In the Hollingsworth v Perry case, the court could uphold the ban, strike it down and invalidate similar bans in other states, or rule narrowly that California's law was unconstitutional.

On Wednesday, the Supreme Court will hear another case on same-sex marriage: a challenge to a federal law defining marriage as between a man and a woman only. The 1996 law, the Defense of Marriage Act, denies federal tax and other benefits to same-sex married couples.

Both cases are expected to be decided by June.

Currently, nine US states and Washington DC permit same-sex marriage. Eight other states allow civil unions or domestic partnerships with virtually all state marriage benefits, but do not allow couples to marry.

Recent opinion polls have shown a rapid growth in public support for the issue, with most Americans now believing it should be legal.

The Supreme Court cases follow a flurry of declarations in support of gay marriage by high-profile figures, including last week by former Secretary of State Hillary Clinton.

Days earlier, Ohio's Rob Portman became the first Republican senator to back gay marriage.

And now three Democratic senators - Claire McCaskill of Missouri, Mark Warner of Virginia and Jay Rockefeller of West Virginia - have adopted the same stance.
How do you think the court will rule? And why?
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Old March 26th, 2013, 08:38 AM
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I was watching CNN the other night with Don Lemon and they put this all in a context that everyone should really be able to relate to regardless of perspective. Taxes.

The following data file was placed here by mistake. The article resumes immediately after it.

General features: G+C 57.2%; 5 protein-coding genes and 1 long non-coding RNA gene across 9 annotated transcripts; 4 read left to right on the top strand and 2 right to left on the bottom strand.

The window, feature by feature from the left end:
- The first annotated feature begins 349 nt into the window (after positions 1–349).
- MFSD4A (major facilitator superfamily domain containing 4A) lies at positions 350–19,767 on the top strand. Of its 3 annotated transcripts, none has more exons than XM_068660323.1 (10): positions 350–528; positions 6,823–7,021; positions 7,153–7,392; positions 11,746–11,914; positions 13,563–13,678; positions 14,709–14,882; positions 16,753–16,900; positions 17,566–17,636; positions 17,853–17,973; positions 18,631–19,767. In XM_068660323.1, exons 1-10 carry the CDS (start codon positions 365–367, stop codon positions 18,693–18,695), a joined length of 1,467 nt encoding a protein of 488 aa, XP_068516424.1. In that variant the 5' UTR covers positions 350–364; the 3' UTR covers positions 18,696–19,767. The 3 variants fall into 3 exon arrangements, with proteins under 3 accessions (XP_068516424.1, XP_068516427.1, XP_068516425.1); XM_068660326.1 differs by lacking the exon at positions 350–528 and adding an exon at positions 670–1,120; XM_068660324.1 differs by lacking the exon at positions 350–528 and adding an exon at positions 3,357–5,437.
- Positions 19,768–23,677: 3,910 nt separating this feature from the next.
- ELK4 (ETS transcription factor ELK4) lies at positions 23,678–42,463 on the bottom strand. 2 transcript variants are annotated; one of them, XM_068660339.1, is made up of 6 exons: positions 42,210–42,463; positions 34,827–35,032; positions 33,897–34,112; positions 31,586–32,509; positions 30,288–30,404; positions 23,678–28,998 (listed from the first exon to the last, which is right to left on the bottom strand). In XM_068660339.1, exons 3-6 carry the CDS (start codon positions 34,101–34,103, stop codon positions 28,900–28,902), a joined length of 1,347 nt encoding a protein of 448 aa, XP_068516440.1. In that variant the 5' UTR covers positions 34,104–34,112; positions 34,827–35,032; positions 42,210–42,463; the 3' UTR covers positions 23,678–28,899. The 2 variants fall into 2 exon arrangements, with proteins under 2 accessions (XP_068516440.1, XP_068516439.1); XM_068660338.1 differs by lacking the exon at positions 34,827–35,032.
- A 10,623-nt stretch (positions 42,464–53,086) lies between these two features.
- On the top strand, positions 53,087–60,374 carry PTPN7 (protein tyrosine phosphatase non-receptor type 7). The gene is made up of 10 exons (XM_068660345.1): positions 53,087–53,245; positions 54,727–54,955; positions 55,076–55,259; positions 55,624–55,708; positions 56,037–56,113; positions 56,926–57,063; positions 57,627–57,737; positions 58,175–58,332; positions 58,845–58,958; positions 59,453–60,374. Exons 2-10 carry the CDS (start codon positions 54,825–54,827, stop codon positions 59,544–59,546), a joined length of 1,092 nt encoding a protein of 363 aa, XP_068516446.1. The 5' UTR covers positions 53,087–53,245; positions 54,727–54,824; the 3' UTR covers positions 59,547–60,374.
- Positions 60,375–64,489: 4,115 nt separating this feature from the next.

Nobody wants to pay taxes if they don't have to. XD

And one of the cases, they were saying, is about how an elderly lady had to pay an estate tax when her life-long partner who she had been living with and unable to marry had unfortunately passed away. Had she been able to get married like heterosexual couples then she would not have had to pay.

Best argument possible for tea party type folks I think.

As for what the Supreme Court will rule, I think they'll only overturn the California instance since that's what is before the courts. Would be great if they could do it country-wide, but I don't see it happening.
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Old March 26th, 2013, 08:58 AM
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Prop 8 is going down. I hope it goes down with all the other marriage bans - a complete overturn of all bans everywhere - but at the very least the court will narrowly strike it down or decide they shouldn't be the ones to make the decision and leave it up to the second highest court, which has already struck it down. So unless the court decides that they should be the ones to decide these things and they decide that Prop 8 is perfectly constitutional (which is very unlikely) it's going down.
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Old March 26th, 2013, 09:10 AM
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If we're lucky this could be the end to all same sex marriage bans. At the very least, I can't imagine how Prop 8 could stay in place.